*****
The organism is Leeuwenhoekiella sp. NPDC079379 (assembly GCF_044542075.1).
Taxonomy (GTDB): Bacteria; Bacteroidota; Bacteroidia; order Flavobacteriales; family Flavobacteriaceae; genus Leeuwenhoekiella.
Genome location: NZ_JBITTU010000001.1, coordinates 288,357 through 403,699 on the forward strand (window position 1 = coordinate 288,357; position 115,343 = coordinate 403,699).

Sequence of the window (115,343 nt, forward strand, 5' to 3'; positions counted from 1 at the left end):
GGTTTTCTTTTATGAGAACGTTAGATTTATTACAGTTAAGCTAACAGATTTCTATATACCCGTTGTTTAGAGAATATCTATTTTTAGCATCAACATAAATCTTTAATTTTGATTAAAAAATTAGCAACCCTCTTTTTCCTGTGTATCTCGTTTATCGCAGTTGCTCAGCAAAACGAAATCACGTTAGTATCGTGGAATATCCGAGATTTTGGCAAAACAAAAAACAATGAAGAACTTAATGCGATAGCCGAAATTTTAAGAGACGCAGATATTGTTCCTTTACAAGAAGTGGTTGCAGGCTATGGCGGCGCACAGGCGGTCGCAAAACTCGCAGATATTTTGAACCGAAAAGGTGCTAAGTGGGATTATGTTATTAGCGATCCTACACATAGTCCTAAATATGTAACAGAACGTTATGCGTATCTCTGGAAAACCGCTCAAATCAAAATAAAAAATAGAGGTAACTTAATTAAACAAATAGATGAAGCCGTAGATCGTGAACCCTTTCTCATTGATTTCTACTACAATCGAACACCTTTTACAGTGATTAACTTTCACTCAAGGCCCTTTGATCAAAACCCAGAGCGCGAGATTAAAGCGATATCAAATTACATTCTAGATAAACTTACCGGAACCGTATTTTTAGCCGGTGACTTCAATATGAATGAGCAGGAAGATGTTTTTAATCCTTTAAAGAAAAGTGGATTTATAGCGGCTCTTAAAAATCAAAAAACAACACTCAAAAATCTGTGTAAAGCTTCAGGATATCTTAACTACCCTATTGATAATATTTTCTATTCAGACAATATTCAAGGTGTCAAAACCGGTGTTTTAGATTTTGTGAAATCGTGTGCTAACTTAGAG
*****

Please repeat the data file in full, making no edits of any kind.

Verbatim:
The organism is Leeuwenhoekiella sp. NPDC079379 (assembly GCF_044542075.1).
Taxonomy (GTDB): Bacteria; Bacteroidota; Bacteroidia; order Flavobacteriales; family Flavobacteriaceae; genus Leeuwenhoekiella.
Genome location: NZ_JBITTU010000001.1, coordinates 288,357 through 403,699 on the forward strand (window position 1 = coordinate 288,357; position 115,343 = coordinate 403,699).

Sequence of the window (115,343 nt, forward strand, 5' to 3'; positions counted from 1 at the left end):
GGTTTTCTTTTATGAGAACGTTAGATTTATTACAGTTAAGCTAACAGATTTCTATATACCCGTTGTTTAGAGAATATCTATTTTTAGCATCAACATAAATCTTTAATTTTGATTAAAAAATTAGCAACCCTCTTTTTCCTGTGTATCTCGTTTATCGCAGTTGCTCAGCAAAACGAAATCACGTTAGTATCGTGGAATATCCGAGATTTTGGCAAAACAAAAAACAATGAAGAACTTAATGCGATAGCCGAAATTTTAAGAGACGCAGATATTGTTCCTTTACAAGAAGTGGTTGCAGGCTATGGCGGCGCACAGGCGGTCGCAAAACTCGCAGATATTTTGAACCGAAAAGGTGCTAAGTGGGATTATGTTATTAGCGATCCTACACATAGTCCTAAATATGTAACAGAACGTTATGCGTATCTCTGGAAAACCGCTCAAATCAAAATAAAAAATAGAGGTAACTTAATTAAACAAATAGATGAAGCCGTAGATCGTGAACCCTTTCTCATTGATTTCTACTACAATCGAACACCTTTTACAGTGATTAACTTTCACTCAAGGCCCTTTGATCAAAACCCAGAGCGCGAGATTAAAGCGATATCAAATTACATTCTAGATAAACTTACCGGAACCGTATTTTTAGCCGGTGACTTCAATATGAATGAGCAGGAAGATGTTTTTAATCCTTTAAAGAAAAGTGGATTTATAGCGGCTCTTAAAAATCAAAAAACAACACTCAAAAATCTGTGTAAAGCTTCAGGATATCTTAACTACCCTATTGATAATATTTTCTATTCAGACAATATTCAAGGTGTCAAAACCGGTGTTTTAGATTTTGTGAAATCGTGTGCTAACTTAGAG